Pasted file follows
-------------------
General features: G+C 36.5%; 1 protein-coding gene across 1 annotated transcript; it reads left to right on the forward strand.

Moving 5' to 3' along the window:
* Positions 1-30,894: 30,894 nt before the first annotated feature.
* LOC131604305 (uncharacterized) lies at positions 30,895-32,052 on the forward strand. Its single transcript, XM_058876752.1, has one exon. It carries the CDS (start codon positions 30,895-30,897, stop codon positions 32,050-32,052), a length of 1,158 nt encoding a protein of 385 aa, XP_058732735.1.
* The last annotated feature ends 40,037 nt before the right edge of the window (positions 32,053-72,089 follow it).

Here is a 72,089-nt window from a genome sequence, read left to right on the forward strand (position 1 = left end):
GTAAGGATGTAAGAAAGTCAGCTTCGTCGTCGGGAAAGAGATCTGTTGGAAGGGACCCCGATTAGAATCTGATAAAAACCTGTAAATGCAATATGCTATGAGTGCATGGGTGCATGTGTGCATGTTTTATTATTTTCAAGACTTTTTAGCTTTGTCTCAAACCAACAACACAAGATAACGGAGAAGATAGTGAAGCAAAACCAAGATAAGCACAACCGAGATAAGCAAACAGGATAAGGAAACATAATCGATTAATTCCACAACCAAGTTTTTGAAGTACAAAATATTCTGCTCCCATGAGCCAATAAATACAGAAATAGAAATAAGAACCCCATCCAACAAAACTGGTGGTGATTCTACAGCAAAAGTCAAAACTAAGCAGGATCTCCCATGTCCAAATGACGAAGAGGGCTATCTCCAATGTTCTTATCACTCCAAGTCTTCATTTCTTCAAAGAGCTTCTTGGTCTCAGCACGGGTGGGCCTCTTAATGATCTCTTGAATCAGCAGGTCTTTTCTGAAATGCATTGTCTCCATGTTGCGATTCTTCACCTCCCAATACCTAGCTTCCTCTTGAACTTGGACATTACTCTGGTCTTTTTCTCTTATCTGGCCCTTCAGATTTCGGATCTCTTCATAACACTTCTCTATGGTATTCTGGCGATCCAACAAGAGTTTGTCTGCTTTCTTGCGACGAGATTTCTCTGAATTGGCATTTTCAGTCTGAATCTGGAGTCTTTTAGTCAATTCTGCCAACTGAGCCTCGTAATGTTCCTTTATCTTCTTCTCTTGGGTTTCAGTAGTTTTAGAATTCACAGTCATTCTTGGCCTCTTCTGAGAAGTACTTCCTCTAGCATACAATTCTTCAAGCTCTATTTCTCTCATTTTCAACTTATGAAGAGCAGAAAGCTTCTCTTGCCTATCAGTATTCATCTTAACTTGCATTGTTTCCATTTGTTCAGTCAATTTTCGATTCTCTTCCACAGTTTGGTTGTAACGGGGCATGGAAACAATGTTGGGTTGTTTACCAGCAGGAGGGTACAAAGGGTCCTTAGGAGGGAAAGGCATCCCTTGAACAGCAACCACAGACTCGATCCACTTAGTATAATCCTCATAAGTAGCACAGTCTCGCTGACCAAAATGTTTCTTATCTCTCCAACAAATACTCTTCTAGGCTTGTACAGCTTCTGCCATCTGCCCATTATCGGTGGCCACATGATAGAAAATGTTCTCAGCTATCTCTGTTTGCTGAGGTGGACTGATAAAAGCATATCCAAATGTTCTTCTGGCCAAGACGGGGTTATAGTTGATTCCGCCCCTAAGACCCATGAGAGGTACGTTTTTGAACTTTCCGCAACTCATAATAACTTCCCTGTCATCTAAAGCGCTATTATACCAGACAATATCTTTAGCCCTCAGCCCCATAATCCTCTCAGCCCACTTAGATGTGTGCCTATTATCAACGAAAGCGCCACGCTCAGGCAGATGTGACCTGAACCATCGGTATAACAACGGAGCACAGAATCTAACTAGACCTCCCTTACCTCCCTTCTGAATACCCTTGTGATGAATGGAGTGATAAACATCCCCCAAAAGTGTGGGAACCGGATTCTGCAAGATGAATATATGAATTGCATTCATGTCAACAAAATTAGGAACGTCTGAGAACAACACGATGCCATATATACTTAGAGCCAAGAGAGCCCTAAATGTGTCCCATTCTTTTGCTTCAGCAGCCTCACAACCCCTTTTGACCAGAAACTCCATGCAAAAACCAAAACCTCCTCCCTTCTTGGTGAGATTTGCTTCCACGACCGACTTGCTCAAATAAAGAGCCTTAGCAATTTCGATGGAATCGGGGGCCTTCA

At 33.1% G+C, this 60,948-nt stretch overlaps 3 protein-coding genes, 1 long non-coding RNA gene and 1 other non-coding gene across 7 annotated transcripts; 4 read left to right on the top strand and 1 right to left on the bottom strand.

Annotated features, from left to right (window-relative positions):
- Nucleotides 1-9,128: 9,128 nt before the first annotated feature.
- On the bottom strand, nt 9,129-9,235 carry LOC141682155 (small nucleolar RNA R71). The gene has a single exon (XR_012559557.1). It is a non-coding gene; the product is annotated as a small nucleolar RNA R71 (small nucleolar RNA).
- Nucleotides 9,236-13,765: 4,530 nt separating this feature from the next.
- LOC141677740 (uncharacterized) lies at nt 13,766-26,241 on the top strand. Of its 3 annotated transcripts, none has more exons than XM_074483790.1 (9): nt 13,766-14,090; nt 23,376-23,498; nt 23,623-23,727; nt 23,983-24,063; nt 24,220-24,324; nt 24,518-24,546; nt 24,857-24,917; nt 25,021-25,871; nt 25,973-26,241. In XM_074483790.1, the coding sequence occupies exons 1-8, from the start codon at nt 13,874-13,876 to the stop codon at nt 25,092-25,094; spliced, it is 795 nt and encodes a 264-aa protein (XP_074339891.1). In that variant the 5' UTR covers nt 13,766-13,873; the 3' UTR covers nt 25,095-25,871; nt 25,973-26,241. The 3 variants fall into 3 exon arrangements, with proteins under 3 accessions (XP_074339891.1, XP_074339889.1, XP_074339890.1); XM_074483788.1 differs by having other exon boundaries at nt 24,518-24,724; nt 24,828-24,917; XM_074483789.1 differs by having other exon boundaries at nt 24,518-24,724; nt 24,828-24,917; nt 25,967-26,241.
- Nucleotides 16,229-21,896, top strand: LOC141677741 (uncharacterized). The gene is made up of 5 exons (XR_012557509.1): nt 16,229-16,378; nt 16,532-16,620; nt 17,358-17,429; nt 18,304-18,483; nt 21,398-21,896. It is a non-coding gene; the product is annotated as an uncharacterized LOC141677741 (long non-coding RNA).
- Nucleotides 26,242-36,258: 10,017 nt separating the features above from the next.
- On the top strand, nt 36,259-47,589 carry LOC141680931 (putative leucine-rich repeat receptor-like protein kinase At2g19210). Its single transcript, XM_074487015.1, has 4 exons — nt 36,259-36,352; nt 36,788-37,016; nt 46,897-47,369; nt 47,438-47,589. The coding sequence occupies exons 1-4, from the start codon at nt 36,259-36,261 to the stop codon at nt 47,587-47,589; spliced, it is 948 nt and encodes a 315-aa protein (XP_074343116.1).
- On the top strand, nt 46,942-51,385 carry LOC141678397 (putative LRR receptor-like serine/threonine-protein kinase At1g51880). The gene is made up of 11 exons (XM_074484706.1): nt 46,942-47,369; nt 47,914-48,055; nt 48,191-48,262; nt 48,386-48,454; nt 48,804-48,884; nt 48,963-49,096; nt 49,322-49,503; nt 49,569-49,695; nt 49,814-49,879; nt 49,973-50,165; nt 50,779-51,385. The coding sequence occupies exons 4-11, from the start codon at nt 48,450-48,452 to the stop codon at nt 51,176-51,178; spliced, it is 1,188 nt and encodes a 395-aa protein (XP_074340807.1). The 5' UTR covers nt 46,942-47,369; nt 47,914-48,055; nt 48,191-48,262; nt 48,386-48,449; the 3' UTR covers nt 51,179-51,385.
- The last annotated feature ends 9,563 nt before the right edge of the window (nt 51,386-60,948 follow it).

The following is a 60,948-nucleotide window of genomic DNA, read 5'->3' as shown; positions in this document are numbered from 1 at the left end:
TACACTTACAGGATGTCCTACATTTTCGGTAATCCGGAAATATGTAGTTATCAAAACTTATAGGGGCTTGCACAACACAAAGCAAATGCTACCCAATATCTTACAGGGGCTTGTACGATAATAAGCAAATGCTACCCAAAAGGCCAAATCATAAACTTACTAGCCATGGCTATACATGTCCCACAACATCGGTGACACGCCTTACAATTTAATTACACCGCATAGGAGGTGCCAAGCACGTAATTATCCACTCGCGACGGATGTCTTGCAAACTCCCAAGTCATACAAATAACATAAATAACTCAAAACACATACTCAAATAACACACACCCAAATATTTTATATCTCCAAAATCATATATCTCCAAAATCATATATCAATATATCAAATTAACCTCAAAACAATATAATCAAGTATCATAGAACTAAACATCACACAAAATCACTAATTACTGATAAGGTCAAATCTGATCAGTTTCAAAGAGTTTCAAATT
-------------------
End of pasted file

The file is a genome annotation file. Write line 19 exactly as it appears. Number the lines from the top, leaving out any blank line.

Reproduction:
The following is a 60,948-nucleotide window of genomic DNA, read 5'->3' as shown; positions in this document are numbered from 1 at the left end: